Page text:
3 years ago

Results from the 5-year SQ grass sublingual immunotherapy tablet asthma prevention (GAP) trial in children with grass pollen allergy

Results from the 5-year SQ grass sublingual immunotherapy tablet asthma prevention (GAP) trial in children with grass pollen allergy
Allergy immunotherapy targets the immunological cause of allergic rhinoconjunctivitis and allergic asthma and has the potential to alter the natural course of allergic disease. Objective The primary objective was to investigate the effect of the SQ grass sublingual immunotherapy tablet compared with placebo on the risk of developing asthma. Methods A total of 812 children (5-12 years), with a clinically relevant history of grass pollen allergic rhinoconjunctivitis and no medical history or signs of asthma, were included in the randomized, double-blind, placebo-controlled trial, comprising 3 years of treatment and 2 years of follow-up. Results There was no difference in time to onset of asthma, defined by prespecified asthma criteria relying on documented reversible impairment of lung function (primary endpoint). Treatment with the SQ grass sublingual immunotherapy tablet significantly reduced the risk of experiencing asthma symptoms or using asthma medication at the end of trial (odds ratio = 0.66, P < .036), during the 2-year posttreatment follow-up, and during the entire 5-year trial period. Also, grass allergic rhinoconjunctivitis symptoms were 22% to 30% reduced (P < .005 for all 5 years). At the end of the trial, the use of allergic rhinoconjunctivitis pharmacotherapy was significantly less (27% relative difference to placebo, P < .001). Total IgE, grass pollen–specific IgE, and skin prick test reactivity to grass pollen were all reduced compared to placebo. Conclusions Treatment with the SQ grass sublingual immunotherapy tablet reduced the risk of experiencing asthma symptoms and using asthma medication, and had a positive, long-term clinical effect on rhinoconjunctivitis symptoms and medication use but did not show an effect on the time to onset of asthma.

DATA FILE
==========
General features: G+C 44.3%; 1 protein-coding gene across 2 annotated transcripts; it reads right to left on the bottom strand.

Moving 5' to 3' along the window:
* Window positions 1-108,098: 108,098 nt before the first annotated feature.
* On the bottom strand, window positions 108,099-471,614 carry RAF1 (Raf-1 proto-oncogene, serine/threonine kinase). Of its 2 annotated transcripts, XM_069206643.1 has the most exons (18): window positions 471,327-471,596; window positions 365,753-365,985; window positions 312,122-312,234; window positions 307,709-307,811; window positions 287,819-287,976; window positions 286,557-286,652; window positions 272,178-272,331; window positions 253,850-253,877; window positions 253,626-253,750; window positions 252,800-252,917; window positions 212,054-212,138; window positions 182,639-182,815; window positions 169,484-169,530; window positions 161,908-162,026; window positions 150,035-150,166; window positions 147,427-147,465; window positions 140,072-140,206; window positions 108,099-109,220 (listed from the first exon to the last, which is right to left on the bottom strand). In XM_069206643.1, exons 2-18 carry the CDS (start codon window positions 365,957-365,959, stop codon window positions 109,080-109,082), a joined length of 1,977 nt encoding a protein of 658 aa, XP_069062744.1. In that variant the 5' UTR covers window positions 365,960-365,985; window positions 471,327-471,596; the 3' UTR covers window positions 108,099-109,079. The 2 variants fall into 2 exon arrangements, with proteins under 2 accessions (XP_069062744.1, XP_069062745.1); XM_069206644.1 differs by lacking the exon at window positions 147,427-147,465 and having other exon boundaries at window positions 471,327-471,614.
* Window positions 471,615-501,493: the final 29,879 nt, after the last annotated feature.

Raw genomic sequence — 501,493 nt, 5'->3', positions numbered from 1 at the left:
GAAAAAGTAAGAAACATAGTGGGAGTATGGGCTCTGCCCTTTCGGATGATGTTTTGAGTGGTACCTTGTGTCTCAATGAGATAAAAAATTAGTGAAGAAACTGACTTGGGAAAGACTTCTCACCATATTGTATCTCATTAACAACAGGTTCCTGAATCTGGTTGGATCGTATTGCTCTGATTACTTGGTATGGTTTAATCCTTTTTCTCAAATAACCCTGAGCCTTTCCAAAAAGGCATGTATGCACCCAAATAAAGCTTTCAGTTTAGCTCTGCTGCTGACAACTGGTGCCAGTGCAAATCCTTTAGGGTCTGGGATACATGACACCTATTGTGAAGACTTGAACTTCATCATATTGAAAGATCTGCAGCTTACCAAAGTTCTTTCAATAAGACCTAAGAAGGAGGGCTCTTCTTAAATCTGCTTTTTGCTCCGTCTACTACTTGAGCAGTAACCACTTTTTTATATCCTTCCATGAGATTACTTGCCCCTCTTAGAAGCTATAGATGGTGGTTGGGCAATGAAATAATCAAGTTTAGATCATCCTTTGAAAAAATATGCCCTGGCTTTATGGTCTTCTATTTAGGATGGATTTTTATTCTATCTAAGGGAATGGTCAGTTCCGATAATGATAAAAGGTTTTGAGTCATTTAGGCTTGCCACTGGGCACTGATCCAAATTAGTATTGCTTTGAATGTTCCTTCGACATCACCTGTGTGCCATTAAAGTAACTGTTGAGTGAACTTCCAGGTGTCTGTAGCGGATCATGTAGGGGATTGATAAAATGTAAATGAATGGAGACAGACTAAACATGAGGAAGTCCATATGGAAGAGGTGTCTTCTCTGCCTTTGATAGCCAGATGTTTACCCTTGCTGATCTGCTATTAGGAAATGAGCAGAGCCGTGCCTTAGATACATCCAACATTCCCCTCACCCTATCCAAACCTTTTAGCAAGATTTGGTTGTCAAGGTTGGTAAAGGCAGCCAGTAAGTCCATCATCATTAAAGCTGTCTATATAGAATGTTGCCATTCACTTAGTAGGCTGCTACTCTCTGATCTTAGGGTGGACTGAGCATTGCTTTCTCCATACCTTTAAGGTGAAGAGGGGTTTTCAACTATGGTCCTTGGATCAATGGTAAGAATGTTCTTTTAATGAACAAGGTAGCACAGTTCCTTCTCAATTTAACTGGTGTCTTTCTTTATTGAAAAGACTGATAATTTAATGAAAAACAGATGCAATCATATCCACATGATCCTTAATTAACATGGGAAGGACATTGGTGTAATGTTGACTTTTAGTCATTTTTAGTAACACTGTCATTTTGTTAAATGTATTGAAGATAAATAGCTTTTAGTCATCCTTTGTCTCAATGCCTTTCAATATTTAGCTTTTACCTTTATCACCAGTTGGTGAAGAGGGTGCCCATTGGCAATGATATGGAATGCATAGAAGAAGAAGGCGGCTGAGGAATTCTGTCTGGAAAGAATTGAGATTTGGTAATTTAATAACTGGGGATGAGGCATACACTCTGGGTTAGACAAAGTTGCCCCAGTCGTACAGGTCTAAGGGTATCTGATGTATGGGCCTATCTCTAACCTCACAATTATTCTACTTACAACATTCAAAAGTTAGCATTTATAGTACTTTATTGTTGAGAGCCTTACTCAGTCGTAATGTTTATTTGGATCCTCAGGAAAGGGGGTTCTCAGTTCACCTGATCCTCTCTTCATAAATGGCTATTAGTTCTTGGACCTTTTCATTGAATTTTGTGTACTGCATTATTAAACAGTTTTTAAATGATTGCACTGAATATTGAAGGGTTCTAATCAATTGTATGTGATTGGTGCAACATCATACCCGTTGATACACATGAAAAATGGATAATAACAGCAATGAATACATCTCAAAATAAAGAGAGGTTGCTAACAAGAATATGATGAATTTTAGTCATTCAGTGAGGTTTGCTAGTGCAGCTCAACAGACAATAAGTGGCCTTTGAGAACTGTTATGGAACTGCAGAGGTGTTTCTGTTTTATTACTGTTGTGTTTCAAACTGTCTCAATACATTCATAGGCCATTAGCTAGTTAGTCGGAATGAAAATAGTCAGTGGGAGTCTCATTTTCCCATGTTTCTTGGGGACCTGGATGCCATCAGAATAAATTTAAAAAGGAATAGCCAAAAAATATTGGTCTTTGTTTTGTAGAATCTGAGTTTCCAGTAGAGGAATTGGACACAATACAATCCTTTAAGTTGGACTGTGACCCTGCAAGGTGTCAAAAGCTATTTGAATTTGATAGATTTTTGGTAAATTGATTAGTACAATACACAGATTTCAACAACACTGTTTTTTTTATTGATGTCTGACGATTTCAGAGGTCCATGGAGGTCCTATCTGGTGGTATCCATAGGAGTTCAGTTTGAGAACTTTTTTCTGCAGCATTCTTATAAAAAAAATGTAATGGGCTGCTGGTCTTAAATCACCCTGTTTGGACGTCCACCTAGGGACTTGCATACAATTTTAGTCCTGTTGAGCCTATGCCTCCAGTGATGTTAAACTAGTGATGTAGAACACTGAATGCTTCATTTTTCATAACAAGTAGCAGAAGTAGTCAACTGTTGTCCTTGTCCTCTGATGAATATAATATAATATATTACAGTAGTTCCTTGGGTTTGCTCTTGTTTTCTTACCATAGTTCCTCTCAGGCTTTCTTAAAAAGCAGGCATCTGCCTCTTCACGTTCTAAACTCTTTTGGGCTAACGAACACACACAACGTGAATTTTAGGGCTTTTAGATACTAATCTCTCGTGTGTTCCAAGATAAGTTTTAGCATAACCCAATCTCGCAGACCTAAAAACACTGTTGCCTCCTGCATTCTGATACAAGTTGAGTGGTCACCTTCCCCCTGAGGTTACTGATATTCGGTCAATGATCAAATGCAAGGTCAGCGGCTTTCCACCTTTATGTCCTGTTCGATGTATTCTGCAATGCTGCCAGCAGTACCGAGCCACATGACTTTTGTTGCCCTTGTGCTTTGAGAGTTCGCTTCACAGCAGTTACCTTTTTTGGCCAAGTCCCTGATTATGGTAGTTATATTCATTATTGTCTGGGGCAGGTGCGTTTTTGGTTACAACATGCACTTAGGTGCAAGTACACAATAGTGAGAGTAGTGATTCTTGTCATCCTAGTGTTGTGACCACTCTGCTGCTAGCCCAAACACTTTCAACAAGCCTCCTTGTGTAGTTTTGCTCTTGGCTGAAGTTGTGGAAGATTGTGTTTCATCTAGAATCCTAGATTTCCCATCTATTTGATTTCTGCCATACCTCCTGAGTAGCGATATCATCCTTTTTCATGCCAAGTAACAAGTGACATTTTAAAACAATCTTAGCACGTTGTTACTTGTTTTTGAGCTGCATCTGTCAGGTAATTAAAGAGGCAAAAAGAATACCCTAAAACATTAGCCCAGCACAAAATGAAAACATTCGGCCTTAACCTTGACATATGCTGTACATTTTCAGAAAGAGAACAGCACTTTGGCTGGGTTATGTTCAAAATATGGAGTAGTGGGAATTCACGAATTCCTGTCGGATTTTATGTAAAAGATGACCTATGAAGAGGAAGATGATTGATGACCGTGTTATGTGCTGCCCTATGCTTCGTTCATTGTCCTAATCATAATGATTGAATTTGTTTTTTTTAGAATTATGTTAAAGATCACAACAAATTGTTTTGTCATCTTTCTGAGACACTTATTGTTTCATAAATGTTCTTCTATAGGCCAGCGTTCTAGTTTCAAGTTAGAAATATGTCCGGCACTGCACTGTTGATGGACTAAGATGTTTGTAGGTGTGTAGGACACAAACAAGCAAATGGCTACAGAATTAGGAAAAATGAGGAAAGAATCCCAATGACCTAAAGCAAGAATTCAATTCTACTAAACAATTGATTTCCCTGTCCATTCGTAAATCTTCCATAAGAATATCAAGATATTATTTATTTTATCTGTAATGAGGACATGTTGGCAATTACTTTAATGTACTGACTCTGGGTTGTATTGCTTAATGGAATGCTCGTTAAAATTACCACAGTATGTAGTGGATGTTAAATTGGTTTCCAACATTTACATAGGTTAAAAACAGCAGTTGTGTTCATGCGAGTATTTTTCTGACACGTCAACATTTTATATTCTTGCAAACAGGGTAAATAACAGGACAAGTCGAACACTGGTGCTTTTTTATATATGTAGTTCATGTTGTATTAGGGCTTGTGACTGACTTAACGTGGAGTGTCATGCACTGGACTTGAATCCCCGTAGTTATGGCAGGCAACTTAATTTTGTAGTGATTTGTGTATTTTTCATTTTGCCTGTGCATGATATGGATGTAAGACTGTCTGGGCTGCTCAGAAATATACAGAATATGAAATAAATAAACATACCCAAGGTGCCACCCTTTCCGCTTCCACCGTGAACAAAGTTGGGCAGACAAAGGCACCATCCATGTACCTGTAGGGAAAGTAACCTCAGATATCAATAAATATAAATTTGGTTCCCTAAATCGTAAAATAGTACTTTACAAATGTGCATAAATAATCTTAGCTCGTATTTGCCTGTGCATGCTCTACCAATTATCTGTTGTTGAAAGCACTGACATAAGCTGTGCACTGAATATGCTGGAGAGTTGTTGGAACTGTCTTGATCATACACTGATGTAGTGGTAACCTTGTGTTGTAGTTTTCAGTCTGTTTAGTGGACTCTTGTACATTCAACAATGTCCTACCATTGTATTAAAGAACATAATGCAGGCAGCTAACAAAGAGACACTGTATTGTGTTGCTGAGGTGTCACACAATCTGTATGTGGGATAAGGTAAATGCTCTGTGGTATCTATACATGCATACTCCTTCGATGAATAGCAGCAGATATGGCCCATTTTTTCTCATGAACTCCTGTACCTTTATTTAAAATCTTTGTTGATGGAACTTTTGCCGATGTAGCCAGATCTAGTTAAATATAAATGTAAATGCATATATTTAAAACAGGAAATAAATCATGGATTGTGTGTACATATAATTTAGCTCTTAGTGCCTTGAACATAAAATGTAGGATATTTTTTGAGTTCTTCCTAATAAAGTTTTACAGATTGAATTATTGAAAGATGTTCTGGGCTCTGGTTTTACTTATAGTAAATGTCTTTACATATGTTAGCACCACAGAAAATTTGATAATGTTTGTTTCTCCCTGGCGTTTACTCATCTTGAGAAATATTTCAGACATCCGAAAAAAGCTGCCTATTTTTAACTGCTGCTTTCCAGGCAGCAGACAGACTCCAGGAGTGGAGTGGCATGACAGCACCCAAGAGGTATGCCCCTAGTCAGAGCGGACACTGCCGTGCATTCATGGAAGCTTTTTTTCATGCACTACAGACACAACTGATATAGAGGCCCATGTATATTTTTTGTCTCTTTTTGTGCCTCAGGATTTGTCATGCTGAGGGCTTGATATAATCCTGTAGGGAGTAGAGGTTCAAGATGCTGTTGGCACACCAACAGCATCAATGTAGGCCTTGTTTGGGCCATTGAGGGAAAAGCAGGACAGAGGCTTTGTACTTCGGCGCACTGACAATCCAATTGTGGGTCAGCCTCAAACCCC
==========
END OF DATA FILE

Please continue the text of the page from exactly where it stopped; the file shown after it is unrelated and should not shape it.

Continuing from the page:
Publisher URL: www.sciencedirect.com/science

DOI: S0091674917310886

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